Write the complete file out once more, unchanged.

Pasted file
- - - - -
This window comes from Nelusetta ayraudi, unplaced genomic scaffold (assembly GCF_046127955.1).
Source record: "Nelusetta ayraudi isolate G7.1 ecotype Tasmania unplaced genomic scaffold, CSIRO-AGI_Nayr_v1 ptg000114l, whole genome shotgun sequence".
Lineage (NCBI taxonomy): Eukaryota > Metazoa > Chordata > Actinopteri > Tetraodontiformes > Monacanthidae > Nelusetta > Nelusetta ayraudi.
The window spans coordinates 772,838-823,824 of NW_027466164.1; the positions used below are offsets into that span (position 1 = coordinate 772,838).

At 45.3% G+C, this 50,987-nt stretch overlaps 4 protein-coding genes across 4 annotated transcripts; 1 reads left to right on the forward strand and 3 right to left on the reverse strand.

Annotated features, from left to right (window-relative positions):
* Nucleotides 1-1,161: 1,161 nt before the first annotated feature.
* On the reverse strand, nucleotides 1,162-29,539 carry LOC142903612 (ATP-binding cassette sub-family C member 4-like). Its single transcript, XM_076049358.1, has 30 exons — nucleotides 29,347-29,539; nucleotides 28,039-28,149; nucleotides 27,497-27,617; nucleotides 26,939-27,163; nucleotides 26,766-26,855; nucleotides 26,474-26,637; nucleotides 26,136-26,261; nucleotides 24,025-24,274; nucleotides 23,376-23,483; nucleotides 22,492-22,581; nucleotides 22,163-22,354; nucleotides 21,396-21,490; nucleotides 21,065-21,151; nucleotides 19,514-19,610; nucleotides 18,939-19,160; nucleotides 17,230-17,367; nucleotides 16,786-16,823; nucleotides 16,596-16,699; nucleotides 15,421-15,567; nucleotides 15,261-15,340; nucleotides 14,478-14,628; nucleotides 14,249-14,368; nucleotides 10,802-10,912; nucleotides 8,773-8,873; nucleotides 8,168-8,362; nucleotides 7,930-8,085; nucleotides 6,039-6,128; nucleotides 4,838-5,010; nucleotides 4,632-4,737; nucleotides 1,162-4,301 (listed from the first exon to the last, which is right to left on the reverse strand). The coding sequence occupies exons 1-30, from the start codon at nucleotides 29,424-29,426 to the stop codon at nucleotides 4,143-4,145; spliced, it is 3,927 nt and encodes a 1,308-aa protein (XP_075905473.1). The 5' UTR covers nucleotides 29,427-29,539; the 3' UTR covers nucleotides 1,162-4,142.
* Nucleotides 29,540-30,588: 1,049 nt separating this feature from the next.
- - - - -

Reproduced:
This window comes from Nelusetta ayraudi, unplaced genomic scaffold (assembly GCF_046127955.1).
Source record: "Nelusetta ayraudi isolate G7.1 ecotype Tasmania unplaced genomic scaffold, CSIRO-AGI_Nayr_v1 ptg000114l, whole genome shotgun sequence".
Lineage (NCBI taxonomy): Eukaryota > Metazoa > Chordata > Actinopteri > Tetraodontiformes > Monacanthidae > Nelusetta > Nelusetta ayraudi.
The window spans coordinates 772,838-823,824 of NW_027466164.1; the positions used below are offsets into that span (position 1 = coordinate 772,838).

At 45.3% G+C, this 50,987-nt stretch overlaps 4 protein-coding genes across 4 annotated transcripts; 1 reads left to right on the forward strand and 3 right to left on the reverse strand.

Annotated features, from left to right (window-relative positions):
* Nucleotides 1-1,161: 1,161 nt before the first annotated feature.
* On the reverse strand, nucleotides 1,162-29,539 carry LOC142903612 (ATP-binding cassette sub-family C member 4-like). Its single transcript, XM_076049358.1, has 30 exons — nucleotides 29,347-29,539; nucleotides 28,039-28,149; nucleotides 27,497-27,617; nucleotides 26,939-27,163; nucleotides 26,766-26,855; nucleotides 26,474-26,637; nucleotides 26,136-26,261; nucleotides 24,025-24,274; nucleotides 23,376-23,483; nucleotides 22,492-22,581; nucleotides 22,163-22,354; nucleotides 21,396-21,490; nucleotides 21,065-21,151; nucleotides 19,514-19,610; nucleotides 18,939-19,160; nucleotides 17,230-17,367; nucleotides 16,786-16,823; nucleotides 16,596-16,699; nucleotides 15,421-15,567; nucleotides 15,261-15,340; nucleotides 14,478-14,628; nucleotides 14,249-14,368; nucleotides 10,802-10,912; nucleotides 8,773-8,873; nucleotides 8,168-8,362; nucleotides 7,930-8,085; nucleotides 6,039-6,128; nucleotides 4,838-5,010; nucleotides 4,632-4,737; nucleotides 1,162-4,301 (listed from the first exon to the last, which is right to left on the reverse strand). The coding sequence occupies exons 1-30, from the start codon at nucleotides 29,424-29,426 to the stop codon at nucleotides 4,143-4,145; spliced, it is 3,927 nt and encodes a 1,308-aa protein (XP_075905473.1). The 5' UTR covers nucleotides 29,427-29,539; the 3' UTR covers nucleotides 1,162-4,142.
* Nucleotides 29,540-30,588: 1,049 nt separating this feature from the next.